• TCP Traceroute uses either TCP SYN or ACK packets to elicit a responding TCP packet from the target. ICMP packets are not sent. The round-trip time of the packet pair is the latency of the TCP connection.
  • TCP source and destination ports are separately user-defined.
  • TCP header fields are user defined and may also be randomly selected. These fields are Sequence, Window, and Acknowledgement.
  • TCP packet options section for MTU is included and the value is user defined.
  • TCP Ping (WinPcap modes) allow full control over the Differentiated Services CodePoint Bits (DSCP) and the Explicit Congestion Notification bits, ECN-ECT, ECN-CE. You can change these bits to observe the effect on packet delivery through routers.

Traceroute sends TCP packets to a user specified port (web server port 80 is recommended). TCP Traceroute will often work through firewalls protecting the target where the other types of traceroute will not, however, no trace modes are guaranteed and depend on the target system configuration.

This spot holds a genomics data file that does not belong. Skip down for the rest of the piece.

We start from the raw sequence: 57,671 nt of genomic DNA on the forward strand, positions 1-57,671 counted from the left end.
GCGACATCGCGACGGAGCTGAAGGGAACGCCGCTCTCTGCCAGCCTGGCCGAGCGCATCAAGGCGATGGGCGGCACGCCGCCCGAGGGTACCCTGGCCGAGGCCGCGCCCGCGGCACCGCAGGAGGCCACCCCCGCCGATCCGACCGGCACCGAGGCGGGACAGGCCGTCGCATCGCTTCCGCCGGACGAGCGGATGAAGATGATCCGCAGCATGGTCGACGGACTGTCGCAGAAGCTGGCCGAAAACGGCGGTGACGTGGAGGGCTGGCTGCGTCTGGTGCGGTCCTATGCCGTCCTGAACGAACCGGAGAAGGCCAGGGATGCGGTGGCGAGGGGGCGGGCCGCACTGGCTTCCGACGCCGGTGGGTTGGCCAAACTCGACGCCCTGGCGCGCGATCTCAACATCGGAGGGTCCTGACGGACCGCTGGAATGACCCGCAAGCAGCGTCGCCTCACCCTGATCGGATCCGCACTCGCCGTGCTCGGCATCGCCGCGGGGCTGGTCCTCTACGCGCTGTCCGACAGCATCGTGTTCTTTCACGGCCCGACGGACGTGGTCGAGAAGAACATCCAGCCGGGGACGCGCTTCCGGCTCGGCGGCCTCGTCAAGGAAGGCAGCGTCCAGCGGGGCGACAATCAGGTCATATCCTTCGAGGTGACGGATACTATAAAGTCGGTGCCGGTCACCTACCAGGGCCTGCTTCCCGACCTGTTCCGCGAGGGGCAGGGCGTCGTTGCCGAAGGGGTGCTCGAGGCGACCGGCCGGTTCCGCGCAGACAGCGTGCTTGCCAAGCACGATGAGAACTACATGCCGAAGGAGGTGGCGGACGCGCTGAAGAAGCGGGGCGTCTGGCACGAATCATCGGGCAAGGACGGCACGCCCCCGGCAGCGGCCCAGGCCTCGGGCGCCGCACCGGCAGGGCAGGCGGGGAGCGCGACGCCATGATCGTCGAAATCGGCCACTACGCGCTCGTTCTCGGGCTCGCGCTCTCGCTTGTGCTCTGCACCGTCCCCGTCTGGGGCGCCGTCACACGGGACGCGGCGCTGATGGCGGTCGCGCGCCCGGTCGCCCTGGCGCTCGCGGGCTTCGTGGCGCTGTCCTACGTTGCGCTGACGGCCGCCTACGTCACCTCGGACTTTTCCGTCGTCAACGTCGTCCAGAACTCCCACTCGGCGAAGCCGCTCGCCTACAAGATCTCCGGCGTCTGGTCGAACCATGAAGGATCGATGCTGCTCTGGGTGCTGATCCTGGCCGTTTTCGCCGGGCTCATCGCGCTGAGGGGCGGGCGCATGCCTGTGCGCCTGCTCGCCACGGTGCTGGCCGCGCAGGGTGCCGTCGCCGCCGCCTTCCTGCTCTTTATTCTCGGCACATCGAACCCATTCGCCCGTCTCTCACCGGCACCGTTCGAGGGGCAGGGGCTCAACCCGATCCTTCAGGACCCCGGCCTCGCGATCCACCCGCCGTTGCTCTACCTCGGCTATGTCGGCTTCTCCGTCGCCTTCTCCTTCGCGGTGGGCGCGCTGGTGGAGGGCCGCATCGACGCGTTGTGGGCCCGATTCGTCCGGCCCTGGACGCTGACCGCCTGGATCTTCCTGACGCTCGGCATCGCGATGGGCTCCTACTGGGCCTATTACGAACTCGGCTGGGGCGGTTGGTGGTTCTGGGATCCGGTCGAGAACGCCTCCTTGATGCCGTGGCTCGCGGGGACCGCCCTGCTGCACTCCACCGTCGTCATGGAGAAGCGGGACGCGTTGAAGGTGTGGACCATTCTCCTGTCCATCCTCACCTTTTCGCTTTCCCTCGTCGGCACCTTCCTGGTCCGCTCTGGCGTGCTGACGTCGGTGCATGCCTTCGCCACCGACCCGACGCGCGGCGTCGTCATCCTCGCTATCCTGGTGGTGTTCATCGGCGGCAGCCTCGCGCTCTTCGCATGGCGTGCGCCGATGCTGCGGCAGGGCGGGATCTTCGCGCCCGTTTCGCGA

TCP Traceroute Mode

TCP Mode Traceroute Screenshot

Timing Chart 1: Hops vs. Response Time

Traceroute Showing Linear Trend Line Analysis

This chart shows a traceroute to a web site. The chart shows a plot of hop number vs. the response time in milliseconds. The trend line is linear and is plotted as a red line. You can optionally see the formula in the format y = mx + b on the chart. You can export this image as bitmap (bmp) or portable network graphics (png) file. You can also copy the chart to the clipboard or print it in color.


Traceroute Linear Timing Chart Screenshot

Timing Chart 2: Hops vs. Response Time

Traceroute Showing 5th Degree Polynomial Trend Line Analysis

This is the same trace results but instead of a linear trend line fitting, it is using a 5th degree polynomial fitting. The chart shows the formula as y = aX^5 + bX^5 + cX^3 + dX^2 +eX + f. There are other polynomial fittings that you can select.


Traceroute 5th Degree Polynomial Timing Chart Screenshot

Video showing ICMPv6 Traceroute through a Teredo Tunnel

Video showing TCP Traceroute to a Web Server

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This tool uses WinPcap to send and receive specialized traceroute packets. It also uses operating system function calls to do the 'MS' traces.